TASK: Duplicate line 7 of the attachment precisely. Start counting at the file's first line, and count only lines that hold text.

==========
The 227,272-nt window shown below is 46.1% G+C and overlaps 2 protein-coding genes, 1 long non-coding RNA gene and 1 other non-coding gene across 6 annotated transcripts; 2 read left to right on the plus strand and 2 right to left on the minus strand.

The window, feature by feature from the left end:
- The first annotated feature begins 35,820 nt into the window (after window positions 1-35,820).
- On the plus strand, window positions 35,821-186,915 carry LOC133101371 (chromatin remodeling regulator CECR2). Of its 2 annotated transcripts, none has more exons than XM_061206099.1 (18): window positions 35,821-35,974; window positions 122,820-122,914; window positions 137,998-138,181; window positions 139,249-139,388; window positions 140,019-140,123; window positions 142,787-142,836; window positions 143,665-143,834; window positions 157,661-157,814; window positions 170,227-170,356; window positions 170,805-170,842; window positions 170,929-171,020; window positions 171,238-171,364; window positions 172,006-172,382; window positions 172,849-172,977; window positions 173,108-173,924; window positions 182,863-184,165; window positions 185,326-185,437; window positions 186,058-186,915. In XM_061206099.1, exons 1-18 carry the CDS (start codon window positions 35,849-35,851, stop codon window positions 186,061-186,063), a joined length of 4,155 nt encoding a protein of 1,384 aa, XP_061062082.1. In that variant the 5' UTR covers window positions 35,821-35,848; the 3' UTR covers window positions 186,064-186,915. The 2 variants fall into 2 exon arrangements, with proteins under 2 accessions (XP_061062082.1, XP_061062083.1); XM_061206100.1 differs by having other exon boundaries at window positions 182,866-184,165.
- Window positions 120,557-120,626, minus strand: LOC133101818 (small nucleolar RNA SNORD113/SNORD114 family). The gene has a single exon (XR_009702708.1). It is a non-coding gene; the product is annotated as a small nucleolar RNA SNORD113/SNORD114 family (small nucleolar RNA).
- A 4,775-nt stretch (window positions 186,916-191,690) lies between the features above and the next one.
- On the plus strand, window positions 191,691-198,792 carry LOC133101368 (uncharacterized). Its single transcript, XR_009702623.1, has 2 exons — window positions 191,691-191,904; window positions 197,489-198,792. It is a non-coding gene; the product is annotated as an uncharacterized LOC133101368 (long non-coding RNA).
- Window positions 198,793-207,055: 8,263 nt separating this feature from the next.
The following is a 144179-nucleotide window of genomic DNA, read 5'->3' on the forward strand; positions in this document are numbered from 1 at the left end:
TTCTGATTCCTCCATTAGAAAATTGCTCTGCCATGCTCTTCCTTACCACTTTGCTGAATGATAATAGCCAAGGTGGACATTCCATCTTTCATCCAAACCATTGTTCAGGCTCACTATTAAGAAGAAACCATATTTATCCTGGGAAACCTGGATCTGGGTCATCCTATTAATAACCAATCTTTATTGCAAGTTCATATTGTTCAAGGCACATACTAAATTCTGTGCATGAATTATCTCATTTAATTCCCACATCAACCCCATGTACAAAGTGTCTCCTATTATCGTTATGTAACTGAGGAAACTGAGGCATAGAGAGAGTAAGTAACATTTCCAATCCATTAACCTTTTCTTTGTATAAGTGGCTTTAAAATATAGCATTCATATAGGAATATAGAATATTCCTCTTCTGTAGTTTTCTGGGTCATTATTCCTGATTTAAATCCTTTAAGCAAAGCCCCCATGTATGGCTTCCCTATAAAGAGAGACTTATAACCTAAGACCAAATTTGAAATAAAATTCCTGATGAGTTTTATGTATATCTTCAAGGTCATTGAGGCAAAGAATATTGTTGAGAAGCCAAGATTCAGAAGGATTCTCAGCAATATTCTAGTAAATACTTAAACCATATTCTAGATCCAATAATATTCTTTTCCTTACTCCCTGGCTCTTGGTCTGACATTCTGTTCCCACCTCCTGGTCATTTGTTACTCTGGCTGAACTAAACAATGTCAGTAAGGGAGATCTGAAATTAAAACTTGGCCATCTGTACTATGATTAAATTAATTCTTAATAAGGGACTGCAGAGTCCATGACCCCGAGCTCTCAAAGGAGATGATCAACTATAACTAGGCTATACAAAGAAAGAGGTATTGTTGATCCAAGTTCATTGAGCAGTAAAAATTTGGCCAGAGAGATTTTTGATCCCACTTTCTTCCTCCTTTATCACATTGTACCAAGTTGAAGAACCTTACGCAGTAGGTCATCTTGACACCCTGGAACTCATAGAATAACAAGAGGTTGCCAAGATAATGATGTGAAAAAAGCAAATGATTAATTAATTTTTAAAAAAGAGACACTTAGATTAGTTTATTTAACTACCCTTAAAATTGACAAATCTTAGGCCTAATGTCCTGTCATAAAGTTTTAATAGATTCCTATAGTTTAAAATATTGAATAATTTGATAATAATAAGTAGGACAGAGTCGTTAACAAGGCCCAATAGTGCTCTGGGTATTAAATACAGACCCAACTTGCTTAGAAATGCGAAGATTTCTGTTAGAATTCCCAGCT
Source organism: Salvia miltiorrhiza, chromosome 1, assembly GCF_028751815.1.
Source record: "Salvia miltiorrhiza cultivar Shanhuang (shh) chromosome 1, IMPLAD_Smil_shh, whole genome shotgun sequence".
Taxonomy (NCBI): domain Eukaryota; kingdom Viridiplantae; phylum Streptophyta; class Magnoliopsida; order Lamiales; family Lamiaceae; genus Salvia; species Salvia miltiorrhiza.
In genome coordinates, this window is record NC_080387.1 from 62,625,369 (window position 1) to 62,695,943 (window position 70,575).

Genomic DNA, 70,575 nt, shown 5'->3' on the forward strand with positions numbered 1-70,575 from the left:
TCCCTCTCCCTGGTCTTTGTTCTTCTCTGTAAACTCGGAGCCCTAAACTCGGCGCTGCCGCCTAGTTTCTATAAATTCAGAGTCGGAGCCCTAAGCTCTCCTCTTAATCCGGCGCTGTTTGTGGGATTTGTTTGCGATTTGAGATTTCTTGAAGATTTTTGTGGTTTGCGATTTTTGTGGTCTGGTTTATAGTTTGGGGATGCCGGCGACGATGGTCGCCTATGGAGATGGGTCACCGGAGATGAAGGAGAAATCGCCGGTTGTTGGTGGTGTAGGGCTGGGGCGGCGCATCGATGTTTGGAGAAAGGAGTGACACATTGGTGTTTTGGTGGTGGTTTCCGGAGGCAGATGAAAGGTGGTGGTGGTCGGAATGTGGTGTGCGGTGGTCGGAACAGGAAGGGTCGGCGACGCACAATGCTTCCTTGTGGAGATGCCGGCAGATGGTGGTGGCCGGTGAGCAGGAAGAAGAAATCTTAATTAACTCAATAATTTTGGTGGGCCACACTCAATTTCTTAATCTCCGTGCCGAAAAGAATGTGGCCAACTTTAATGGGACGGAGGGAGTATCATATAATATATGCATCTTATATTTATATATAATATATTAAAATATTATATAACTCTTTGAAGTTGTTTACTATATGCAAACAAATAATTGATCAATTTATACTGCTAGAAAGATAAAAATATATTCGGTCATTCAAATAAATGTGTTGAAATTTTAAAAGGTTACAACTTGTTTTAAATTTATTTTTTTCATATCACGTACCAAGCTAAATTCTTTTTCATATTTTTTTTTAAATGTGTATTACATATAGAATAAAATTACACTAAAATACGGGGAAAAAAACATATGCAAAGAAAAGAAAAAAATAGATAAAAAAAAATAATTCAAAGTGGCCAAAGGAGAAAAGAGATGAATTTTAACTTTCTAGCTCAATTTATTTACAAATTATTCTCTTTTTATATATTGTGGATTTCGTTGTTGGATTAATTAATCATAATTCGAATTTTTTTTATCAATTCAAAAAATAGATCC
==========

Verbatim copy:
- On the plus strand, window positions 191,691-198,792 carry LOC133101368 (uncharacterized). Its single transcript, XR_009702623.1, has 2 exons — window positions 191,691-191,904; window positions 197,489-198,792. It is a non-coding gene; the product is annotated as an uncharacterized LOC133101368 (long non-coding RNA).